- Italy CDS Rise 45.5 bps to 491; update +53 495/505
- France CDSs rise 14 bps to 190; update + 17 191/196
- Spain CDSs rise 33.5 bps to 374.5; update + 41 375/385
- Portugal CDSs rise 57 bps to 1,028; update + 71 1015/1055
The reason? Why Greece of course: the same referendum decision that it took the market yesterday 45 minutes to process before the sell off began.
China Manufacturing PMI prints at 50.4, down from 51.2, when consensus was expecting an increase to 51.8. This is the lowest print in 32 months, and the lowest since February 2009. But wait, before concluding that this is very bad news, uh, ahem... well, sorry, we haven't taken the CNBC spin school yet. It's bad news and the hard landing is coming. We leave the spin to the professionals. Oh wait, yes, China will go ahead and ease immediately if not sooner. Because the PBoC has surely completely forgotten how much fun it was to see pork prices rise by triple digits year over year, and because it knows all too well that no matter what it does the Fed will never, ever print, and thus export metric tons of inflation straight across the Pacific. How's that for spin?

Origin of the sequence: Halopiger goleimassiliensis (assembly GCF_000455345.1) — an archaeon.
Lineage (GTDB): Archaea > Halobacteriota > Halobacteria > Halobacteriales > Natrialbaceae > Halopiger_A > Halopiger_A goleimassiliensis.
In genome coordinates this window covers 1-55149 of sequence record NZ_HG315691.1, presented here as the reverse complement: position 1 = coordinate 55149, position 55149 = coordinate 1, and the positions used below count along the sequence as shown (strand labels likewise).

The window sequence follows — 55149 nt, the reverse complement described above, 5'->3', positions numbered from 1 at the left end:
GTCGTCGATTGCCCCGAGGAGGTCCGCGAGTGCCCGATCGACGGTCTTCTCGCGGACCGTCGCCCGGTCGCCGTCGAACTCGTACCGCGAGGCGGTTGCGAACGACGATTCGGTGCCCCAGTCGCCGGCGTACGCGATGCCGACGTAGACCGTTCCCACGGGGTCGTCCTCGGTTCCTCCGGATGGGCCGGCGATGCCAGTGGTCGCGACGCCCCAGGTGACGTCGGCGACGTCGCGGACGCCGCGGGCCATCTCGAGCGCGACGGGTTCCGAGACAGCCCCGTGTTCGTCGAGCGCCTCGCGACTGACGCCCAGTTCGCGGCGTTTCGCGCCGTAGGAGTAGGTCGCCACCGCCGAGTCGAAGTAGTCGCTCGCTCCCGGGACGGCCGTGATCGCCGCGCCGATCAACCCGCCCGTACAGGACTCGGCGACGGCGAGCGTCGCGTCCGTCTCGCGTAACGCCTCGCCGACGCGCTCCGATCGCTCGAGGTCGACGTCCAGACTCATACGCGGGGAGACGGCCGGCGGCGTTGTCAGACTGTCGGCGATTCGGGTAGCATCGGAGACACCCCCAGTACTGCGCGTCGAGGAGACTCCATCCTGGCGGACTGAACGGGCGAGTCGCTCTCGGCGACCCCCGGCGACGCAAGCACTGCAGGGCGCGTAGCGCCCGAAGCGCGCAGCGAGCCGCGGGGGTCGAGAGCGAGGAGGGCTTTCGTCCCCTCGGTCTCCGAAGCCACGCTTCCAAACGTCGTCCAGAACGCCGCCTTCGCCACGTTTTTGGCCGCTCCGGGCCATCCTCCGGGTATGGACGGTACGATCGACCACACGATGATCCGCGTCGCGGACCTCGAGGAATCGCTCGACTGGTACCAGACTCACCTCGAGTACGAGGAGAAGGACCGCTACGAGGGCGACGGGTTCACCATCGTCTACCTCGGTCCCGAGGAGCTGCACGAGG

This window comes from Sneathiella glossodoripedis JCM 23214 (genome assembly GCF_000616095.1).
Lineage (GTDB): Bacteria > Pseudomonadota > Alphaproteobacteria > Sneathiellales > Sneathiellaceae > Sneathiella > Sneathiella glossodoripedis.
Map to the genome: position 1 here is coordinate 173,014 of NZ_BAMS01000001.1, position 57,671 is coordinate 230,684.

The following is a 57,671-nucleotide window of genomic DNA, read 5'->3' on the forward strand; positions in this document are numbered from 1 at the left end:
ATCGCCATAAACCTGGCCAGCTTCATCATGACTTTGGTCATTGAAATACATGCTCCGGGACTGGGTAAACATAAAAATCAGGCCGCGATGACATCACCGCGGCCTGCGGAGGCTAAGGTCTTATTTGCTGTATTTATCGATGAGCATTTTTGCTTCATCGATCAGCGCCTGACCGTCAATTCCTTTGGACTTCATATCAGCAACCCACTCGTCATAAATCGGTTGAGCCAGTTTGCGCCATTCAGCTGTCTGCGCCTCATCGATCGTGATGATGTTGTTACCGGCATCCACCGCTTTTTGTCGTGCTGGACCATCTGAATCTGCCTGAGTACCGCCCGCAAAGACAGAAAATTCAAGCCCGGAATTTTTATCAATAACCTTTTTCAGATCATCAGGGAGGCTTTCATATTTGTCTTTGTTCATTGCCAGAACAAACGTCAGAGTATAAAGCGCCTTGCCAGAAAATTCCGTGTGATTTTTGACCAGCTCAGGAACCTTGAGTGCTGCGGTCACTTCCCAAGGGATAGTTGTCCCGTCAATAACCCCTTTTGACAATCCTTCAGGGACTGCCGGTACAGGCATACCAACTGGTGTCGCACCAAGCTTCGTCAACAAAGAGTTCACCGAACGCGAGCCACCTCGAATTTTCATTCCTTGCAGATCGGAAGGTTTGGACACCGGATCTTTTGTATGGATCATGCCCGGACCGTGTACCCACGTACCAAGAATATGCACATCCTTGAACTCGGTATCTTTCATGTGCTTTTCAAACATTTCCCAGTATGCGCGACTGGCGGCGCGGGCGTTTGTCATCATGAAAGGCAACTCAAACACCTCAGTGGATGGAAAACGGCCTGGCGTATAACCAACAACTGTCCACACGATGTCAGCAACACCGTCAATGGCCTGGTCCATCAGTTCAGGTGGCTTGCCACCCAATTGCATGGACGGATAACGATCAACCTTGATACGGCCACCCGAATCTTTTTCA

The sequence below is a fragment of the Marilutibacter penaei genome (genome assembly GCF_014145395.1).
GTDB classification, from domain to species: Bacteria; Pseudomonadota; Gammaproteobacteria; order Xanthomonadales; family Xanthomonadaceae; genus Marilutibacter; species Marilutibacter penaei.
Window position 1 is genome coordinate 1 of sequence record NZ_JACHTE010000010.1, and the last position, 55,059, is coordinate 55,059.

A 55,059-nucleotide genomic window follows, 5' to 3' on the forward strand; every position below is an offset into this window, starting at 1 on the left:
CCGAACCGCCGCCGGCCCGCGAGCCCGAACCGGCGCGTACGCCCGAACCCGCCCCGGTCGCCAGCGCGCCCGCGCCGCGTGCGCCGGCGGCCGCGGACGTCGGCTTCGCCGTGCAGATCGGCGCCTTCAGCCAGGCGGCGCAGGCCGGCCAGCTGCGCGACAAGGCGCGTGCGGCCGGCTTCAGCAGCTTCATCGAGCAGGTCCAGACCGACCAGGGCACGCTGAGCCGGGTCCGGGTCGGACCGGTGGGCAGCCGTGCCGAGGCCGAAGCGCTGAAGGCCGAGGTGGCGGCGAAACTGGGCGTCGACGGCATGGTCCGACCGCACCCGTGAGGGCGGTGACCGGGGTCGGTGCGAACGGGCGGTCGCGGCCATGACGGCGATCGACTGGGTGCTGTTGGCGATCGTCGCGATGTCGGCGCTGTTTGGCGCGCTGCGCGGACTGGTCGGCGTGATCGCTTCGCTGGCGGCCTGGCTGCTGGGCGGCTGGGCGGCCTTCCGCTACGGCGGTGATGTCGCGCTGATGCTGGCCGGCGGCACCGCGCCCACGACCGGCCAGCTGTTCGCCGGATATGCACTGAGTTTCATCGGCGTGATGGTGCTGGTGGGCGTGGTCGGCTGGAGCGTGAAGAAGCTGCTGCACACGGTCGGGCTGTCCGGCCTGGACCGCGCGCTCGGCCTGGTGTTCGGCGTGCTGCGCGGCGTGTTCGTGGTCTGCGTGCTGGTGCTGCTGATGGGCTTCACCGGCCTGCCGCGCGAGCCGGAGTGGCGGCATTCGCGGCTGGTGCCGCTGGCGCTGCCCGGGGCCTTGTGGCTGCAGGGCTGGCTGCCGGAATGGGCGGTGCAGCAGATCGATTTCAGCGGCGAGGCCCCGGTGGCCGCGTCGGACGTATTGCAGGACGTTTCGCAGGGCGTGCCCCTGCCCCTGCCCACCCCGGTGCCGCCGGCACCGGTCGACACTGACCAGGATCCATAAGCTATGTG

Say you are the head back office guy at MF Global, it is the close of trading on Thursday, the firm has already completely drawn down on its revolver, and all the resulting cash in addition to all the firm's cash at your disposal in affiliated bank accounts, up to and including petty cash, has been used to satisfy margin demands due to declining collateral value, yet the collateral calls just won't stop, and impatient voices on the other side of the phone line demand you transfer even more cash over immediately or else risk default proceedings commenced against you within minutes. What do you do? Do you go ahead and tell your superior that the firm is broke even though the co-opted media is trumpeting every 5 minutes that "MF Global is fine", knowing full well you will be immediately fired for being the bearer of bad news, or do you assume that courtesy of your uber-boss being the former head of the Vampire Squid, and thanks to infinite moral hazard which after Lehman made sure nobody would ever fail ever again, that there is simply no way that you will be left without some miraculous rescue, if only you can last one more day, and as a result proceed to "commingle" some client funds with the firm's cash. It turns out that at MF Global you do the latter... over and over... until you have literally stolen hundreds of millions from the firm's client accounts in hopes that the miracle rescue will come on Friday... then over the weekend... and then you realize no miracle is coming, partly because your actions have been exposed, partly because miracles only exist in fairy tales. The next thing you know, your firm is bankrupt and hundreds of clients are about to learn that all their money is gone. Poof. This is not a fictional tale. This is precisely what very likely happened at MF Global in the past 72 hours. And someone has to go to jail. That someone, if indeed this criminal act is proven to have taken place, should be none other than Jon Corzine himself.